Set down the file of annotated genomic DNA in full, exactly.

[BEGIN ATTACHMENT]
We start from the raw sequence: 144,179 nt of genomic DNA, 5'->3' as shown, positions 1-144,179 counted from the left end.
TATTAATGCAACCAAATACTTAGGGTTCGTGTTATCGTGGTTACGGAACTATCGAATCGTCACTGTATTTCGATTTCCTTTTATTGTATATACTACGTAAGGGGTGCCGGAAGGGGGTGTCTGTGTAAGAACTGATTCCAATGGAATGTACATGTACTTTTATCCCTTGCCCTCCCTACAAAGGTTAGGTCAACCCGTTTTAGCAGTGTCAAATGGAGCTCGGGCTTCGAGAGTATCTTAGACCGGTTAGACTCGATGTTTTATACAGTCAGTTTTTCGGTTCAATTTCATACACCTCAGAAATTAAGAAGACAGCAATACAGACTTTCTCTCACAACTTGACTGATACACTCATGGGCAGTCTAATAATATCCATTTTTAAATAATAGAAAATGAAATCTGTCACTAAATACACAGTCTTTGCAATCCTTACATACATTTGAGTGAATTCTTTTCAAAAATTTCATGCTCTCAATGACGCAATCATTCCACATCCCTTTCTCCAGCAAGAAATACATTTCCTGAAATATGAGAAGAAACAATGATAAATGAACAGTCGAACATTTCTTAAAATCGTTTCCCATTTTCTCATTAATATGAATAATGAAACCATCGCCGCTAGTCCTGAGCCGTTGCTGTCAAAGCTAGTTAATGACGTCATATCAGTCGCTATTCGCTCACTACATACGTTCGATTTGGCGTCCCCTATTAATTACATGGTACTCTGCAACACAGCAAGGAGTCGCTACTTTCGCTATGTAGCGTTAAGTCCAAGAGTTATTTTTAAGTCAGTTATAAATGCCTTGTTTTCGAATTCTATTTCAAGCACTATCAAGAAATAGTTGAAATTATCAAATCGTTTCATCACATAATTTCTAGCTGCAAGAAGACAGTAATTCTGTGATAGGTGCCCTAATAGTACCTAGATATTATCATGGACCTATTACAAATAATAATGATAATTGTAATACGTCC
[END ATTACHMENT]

We start from the raw sequence: 144,179 nt of genomic DNA, 5'->3' as shown, positions 1-144,179 counted from the left end.
TATTAATGCAACCAAATACTTAGGGTTCGTGTTATCGTGGTTACGGAACTATCGAATCGTCACTGTATTTCGATTTCCTTTTATTGTATATACTACGTAAGGGGTGCCGGAAGGGGGTGTCTGTGTAAGAACTGATTCCAATGGAATGTACATGTACTTTTATCCCTTGCCCTCCCTACAAAGGTTAGGTCAACCCGTTTTAGCAGTGTCAAATGGAGCTCGGGCTTCGAGAGTATCTTAGACCGGTTAGACTCGATGTTTTATACAGTCAGTTTTTCGGTTCAATTTCATACACCTCAGAAATTAAGAAGACAGCAATACAGACTTTCTCTCACAACTTGACTGATACACTCATGGGCAGTCTAATAATATCCATTTTTAAATAATAGAAAATGAAATCTGTCACTAAATACACAGTCTTTGCAATCCTTACATACATTTGAGTGAATTCTTTTCAAAAATTTCATGCTCTCAATGACGCAATCATTCCACATCCCTTTCTCCAGCAAGAAATACATTTCCTGAAATATGAGAAGAAACAATGATAAATGAACAGTCGAACATTTCTTAAAATCGTTTCCCATTTTCTCATTAATATGAATAATGAAACCATCGCCGCTAGTCCTGAGCCGTTGCTGTCAAAGCTAGTTAATGACGTCATATCAGTCGCTATTCGCTCACTACATACGTTCGATTTGGCGTCCCCTATTAATTACATGGTACTCTGCAACACAGCAAGGAGTCGCTACTTTCGCTATGTAGCGTTAAGTCCAAGAGTTATTTTTAAGTCAGTTATAAATGCCTTGTTTTCGAATTCTATTTCAAGCACTATCAAGAAATAGTTGAAATTATCAAATCGTTTCATCACATAATTTCTAGCTGCAAGAAGACAGTAATTCTGTGATAGGTGCCCTAATAGTACCTAGATATTATCATGGACCTATTACAAATAATAATGATAATTGTAATACGTCC